Pelvic floor rehab, or Pelvic Floor Physical Therapy, is treatment provided by a licensed Physical Therapist who has completed additional and specialized training for pelvic floor conditions. It involves an assessment of the low back, pelvis and hips, along with an external and internal pelvic examination. This examination is different from the one performed by a medical provider because it is assessing the “musculoskeletal” system; bones, joints, ligaments, and muscles.

Treating Women Through The Lifespan…

Experiencing the evolution from childhood to adulthood can be challenging for many children and adolescents. The development of new body parts, changes in appearance, acne and the beginning of menstruation can make this a very confusing time for kids. It’s difficult for parents too when the language has typically been “it’s normal to have pain during your period”. But what if your child is missing school, unable to attend social events, can’t tolerate tampon use, or is having severe acne? Pelvic floor therapy can be beneficial in assisting teens and parents to navigate these challenges and provide additional medical support when necessary.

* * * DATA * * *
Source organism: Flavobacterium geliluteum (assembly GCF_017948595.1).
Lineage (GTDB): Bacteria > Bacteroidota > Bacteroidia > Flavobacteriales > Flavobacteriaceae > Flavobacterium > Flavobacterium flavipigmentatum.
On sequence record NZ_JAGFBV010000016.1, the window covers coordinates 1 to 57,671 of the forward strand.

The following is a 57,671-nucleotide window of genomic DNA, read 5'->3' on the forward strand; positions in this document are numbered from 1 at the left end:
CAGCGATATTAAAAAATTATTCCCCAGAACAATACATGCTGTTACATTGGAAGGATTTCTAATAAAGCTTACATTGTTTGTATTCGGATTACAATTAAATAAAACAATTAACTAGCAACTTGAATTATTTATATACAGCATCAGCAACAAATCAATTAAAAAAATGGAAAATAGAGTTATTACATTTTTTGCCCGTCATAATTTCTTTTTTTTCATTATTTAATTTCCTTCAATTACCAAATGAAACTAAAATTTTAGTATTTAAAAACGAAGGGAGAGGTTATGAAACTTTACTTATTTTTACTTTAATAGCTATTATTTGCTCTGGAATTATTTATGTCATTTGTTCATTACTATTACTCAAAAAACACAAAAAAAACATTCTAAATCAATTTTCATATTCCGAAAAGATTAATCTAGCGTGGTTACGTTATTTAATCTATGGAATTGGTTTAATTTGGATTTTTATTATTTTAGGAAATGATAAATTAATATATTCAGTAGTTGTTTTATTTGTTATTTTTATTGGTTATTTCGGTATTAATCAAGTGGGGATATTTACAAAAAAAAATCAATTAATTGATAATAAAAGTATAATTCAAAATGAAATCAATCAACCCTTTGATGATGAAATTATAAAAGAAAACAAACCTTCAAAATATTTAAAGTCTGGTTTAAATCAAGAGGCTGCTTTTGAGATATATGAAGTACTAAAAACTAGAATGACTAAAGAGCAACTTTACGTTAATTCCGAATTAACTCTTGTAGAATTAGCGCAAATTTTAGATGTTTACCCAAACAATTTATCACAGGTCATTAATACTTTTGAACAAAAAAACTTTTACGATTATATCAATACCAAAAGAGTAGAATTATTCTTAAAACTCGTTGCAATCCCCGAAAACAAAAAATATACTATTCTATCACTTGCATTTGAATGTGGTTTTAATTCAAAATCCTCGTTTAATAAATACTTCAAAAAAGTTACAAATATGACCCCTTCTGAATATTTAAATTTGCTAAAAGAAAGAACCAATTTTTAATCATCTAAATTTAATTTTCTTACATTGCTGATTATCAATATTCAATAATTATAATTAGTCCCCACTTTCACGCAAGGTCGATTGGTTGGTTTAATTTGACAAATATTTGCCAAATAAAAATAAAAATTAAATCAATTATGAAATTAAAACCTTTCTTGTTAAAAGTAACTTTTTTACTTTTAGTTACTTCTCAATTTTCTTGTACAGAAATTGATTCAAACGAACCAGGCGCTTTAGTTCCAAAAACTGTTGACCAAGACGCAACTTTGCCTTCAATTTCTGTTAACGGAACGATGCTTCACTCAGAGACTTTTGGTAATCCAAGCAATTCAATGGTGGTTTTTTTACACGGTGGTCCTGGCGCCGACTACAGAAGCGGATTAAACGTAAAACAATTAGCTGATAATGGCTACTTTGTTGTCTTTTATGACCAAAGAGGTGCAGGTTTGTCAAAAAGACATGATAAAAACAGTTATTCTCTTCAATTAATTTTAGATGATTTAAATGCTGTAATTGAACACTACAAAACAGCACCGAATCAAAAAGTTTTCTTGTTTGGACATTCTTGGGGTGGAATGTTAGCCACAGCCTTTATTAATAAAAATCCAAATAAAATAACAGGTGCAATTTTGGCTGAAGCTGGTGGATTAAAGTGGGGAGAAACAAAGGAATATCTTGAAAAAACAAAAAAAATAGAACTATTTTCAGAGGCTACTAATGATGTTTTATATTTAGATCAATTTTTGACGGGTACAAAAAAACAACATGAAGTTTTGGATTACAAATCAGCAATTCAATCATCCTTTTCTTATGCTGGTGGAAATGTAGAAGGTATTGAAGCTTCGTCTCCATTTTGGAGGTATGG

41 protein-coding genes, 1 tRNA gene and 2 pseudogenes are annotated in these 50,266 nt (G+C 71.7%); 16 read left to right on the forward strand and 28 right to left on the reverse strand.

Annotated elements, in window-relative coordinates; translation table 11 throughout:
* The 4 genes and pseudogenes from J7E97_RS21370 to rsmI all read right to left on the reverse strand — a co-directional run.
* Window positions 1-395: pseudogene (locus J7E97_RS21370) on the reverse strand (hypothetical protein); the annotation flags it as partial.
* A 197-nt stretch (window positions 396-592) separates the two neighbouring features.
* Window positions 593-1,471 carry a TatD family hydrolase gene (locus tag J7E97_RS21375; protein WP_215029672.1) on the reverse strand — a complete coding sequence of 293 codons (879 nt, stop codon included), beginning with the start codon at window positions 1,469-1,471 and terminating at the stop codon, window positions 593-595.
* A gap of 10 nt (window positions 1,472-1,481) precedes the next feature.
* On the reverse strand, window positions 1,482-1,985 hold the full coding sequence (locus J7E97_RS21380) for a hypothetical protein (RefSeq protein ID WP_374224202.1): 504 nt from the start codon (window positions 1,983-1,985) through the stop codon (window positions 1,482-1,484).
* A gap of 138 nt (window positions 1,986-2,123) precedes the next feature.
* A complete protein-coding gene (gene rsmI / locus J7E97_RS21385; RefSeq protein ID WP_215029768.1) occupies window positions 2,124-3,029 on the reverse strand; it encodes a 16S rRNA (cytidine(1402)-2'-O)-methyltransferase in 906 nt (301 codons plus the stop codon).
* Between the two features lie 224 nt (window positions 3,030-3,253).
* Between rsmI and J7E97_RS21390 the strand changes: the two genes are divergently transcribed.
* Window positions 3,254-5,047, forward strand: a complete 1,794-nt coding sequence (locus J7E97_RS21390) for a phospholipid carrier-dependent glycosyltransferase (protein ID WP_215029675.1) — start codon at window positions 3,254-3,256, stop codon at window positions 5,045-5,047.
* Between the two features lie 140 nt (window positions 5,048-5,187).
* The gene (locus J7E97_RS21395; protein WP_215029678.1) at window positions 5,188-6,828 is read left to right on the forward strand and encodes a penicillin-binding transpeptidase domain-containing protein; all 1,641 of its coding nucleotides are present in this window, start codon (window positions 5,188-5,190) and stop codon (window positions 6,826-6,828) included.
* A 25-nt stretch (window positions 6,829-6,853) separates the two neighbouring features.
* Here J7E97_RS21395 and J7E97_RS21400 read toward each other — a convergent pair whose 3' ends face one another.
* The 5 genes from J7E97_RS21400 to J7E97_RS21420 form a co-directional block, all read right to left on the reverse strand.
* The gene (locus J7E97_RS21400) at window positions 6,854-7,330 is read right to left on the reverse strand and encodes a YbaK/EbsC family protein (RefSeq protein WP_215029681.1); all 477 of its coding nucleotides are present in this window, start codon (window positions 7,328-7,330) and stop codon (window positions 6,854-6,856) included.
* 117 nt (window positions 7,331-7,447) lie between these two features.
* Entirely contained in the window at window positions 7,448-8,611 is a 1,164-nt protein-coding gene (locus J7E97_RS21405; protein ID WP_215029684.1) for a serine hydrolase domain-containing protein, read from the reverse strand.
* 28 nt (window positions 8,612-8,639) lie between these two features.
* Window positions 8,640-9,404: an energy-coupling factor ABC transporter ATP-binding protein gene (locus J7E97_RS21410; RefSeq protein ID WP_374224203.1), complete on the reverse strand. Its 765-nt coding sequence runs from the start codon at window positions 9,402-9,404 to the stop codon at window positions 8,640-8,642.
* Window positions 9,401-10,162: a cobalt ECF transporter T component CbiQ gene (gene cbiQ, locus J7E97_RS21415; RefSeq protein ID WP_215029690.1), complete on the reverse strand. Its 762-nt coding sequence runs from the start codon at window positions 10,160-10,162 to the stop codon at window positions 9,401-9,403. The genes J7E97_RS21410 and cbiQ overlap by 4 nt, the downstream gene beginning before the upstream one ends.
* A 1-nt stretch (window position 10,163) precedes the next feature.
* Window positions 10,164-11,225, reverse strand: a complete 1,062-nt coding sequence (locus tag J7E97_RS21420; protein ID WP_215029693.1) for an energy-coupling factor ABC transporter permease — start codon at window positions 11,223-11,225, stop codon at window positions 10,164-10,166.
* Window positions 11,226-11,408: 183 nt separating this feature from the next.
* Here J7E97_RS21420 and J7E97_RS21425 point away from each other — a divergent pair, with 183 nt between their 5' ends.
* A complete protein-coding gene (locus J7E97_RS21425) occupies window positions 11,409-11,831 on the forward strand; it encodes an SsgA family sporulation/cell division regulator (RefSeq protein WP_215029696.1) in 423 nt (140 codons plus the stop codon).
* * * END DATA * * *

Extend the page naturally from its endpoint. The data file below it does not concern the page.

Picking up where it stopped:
For adult women, the changes don’t stop there – there’s the journey of pregnancy and postpartum to consider as well. How do women handle the increasing demands of their bodies while making another human? Are they supposed to buy the lie that “pain is normal”? Or should they pursue additional care when their back, hips, and feet start to bother them with their advancing pregnancy? What about changes in bladder or bowel continence – when women start leaking are we really going to tell them that’s normal? Or when women aren’t able to resume previous activity, like running, strength training, or sexual relationships; do we accept that dysfunction as the new normal too? The short answer: Absolutely not.